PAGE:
American Sociological Association

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  1. Separate, Unequal, and Uncorrelated: Why We Need to Consider Race-specific Homicide Rates in US Metropolitan Areas

    Sociologists recognize that American metropolitan areas continue to be highly segregated by race and that blacks continue to experience much higher homicide rates than whites across metropolitan areas. We show that the racial divide goes beyond separate and unequal to the point of being uncorrelated. Based on data from the Centers for Disease Control Underlying Cause of Death files 2008–2010 and the American Community Survey, this paper reports that homicide rates for whites and blacks are uncorrelated across US metropolitan areas.
  2. Testing a Social Schematic Model of Police Procedural Justice

    Procedural justice theory increasingly guides policing reforms in the United States and abroad. Yet the primary sources of perceived police procedural justice are still unclear. Building on social schema research, we posit civilians’ perceptions of police procedural justice only partly reflect their personal and vicarious experiences with officers. We theorize perceptions of the police are anchored in a broader “relational justice schema,” composed of views about how respectful, fair, and unbiased most people are in their dealings with others.
  3. Sticks, Stones, and Molotov Cocktails: Unarmed Collective Violence and Democratization

    Sticks, Stones, and Molotov Cocktails: Unarmed Collective Violence and Democratization

  4. Contexts: The Limits of Education

    Features include "Wedding Cake Woes", "Serial Killers and Sex Workers", "Mental Health and Police Killings", and "Truth-Spots."

  5. Parental Incarceration and Child Well-being: Conceptual and Practical Concerns Regarding the Use of Propensity Scores

    The aim of the current investigation was to examine the appropriateness of propensity score methods for the study of incarceration effects on children by directing attention to a range of conceptual and practical concerns, including the exclusion of theoretically meaningful covariates, the comparability of treatment and control groups, and potential ambiguities resulting from researcher-driven analytic decisions.
  6. Official Frames and the Tulsa Race Riot of 1921: The Struggle for Reparations

    Movements that seek reparations against racial injustices must confront historic narratives of events and patterns of repression. These injustices are often legitimated through official narratives that discredit and vilify racial groups. This paper analyzes elite official frames in the case of the Tulsa Race Riot of 1921, in which an economically thriving African American neighborhood was destroyed. Our research examines the official frames that were promulgated by white elites in defending the violent repression and analyzes the ongoing efforts by reparations proponents to seek redress.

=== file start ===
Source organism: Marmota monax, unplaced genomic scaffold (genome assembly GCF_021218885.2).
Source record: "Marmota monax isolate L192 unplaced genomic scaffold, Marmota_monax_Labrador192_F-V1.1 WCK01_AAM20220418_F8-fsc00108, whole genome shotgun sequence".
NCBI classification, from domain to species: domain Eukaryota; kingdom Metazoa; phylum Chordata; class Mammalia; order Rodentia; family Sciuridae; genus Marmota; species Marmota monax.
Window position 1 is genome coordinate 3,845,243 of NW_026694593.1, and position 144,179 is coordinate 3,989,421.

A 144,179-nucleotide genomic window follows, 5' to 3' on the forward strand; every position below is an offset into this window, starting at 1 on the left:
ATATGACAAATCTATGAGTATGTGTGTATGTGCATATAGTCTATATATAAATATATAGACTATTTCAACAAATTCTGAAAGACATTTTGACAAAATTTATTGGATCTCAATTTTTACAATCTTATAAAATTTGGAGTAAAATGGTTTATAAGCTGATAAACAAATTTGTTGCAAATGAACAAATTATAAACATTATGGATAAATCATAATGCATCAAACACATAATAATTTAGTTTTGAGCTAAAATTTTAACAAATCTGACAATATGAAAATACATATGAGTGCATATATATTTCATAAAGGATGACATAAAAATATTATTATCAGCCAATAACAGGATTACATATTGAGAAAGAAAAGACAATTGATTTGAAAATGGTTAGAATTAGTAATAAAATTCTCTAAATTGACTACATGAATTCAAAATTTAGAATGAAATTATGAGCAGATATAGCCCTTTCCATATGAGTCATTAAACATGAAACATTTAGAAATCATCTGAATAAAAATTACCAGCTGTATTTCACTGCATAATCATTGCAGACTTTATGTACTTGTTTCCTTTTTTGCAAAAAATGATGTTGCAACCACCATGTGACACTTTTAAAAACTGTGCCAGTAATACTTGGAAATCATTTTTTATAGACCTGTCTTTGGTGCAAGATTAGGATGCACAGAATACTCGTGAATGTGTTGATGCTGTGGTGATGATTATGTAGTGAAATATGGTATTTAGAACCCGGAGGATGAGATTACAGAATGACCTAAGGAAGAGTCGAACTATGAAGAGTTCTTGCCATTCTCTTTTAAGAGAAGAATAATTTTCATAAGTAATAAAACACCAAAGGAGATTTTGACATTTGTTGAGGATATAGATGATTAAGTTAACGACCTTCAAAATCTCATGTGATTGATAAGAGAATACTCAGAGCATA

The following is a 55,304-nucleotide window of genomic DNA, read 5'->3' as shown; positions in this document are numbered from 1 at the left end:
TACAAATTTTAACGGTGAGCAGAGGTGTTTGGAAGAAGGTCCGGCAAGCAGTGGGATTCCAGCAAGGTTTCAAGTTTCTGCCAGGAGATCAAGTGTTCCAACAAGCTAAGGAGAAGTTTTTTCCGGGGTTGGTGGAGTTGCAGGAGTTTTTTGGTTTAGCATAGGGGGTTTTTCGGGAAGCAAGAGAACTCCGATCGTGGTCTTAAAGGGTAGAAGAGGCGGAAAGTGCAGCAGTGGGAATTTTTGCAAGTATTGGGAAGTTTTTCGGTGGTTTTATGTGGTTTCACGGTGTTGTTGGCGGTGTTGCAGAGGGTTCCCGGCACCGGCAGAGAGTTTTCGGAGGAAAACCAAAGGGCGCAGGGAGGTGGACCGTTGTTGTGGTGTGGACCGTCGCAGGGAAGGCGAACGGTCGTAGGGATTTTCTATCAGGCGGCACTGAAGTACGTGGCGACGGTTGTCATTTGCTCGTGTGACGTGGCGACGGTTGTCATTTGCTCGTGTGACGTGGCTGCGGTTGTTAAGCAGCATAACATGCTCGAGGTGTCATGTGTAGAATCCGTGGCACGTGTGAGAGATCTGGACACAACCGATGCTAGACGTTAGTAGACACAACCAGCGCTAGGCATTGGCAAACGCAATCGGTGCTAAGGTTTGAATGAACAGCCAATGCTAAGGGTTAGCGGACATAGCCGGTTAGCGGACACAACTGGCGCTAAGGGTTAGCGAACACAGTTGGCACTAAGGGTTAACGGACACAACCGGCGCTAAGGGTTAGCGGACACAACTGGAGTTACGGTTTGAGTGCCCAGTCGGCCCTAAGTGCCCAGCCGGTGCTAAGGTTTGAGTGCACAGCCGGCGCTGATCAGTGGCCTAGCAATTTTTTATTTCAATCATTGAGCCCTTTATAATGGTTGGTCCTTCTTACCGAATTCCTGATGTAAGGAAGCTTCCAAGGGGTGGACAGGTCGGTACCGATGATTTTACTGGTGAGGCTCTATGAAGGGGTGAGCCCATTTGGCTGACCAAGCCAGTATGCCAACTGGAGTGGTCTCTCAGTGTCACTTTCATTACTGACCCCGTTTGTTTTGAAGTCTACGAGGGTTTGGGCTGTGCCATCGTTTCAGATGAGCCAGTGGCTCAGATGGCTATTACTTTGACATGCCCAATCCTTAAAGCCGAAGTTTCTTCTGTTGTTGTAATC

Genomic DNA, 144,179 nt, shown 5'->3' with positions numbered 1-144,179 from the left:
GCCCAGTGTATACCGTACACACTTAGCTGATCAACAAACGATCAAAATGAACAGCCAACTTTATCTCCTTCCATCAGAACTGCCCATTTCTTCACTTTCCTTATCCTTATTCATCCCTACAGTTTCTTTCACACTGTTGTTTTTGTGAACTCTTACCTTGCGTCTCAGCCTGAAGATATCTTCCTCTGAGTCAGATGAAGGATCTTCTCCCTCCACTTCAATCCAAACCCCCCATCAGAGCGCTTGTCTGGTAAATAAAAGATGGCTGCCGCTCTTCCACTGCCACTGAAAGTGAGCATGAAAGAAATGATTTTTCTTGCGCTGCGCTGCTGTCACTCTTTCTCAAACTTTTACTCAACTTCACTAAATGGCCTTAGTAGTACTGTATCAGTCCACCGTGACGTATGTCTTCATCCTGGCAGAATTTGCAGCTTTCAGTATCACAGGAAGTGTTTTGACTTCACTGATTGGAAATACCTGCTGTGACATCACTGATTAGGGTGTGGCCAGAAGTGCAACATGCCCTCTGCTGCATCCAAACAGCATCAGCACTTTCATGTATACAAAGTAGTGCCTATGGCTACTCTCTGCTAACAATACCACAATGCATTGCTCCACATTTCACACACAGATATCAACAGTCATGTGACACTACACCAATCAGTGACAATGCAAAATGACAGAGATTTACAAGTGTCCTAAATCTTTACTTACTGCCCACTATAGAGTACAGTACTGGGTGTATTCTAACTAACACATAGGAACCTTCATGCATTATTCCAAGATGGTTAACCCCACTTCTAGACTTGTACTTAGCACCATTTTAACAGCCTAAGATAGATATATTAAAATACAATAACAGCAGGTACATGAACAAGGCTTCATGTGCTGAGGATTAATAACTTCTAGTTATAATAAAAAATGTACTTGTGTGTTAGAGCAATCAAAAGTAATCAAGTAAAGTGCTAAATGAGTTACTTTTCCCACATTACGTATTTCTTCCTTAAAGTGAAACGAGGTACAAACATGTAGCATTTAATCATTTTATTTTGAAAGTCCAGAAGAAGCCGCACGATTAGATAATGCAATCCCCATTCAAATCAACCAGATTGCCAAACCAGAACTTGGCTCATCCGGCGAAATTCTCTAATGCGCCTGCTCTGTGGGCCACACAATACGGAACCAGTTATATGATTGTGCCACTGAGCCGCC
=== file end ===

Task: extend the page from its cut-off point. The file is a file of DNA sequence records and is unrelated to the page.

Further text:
7. A Downward Spiral? Childhood Suspension and the Path to Juvenile Arrest

    There is growing concern that suspensions trigger a ‘‘downward spiral,’’ redirecting children’s trajectories away from school success and toward police contact. The current study tests this possibility, analyzing whether and in what ways childhood suspensions increase children’s risk for juvenile arrests. Combining 15 years of data from the Fragile Families and Child Wellbeing Study with contextual information on neighborhoods and schools, I find that suspensions disproportionately affect children already enduring considerable adversity.
  8. Neighborhood Violence, Peer Effects, and Academic Achievement in Chicago

    Research shows that exposure to local neighborhood violence is associated with students’ behavior and engagement in the classroom. Given the social nature of schooling, these symptoms not only affect individual students but have the potential to spill over and influence their classmates’ learning, as well.
  9. Gun Control in the Crosshairs: Christian Nationalism and Opposition to Stricter Gun Laws

    Despite increasingly frequent mass shootings and a growing dissatisfaction with current gun laws, American opposition to federal gun legislation remains strong. The authors show that opposition to stricter gun control is closely linked to Christian nationalism, a religious cultural framework that mandates a symbiotic relationship between Christianity and civil society. Using data from a national population-based survey, the authors show that Christian nationalism is an exceptionally strong predictor of opposition to the federal government’s enacting stricter gun laws.
  10. Social Networks and Health in a Prison Unit

    Although a growing body of research documents lasting health consequences of incarceration, little is known about how confinement affects inmates’ health while incarcerated. In this study, we examine the role of peer social integration and prisoners’ self-reported health behaviors (smoking, exercise, perception of health, and depression) in a prison unit. We also consider whether inmates with similar health characteristics cluster within the unit.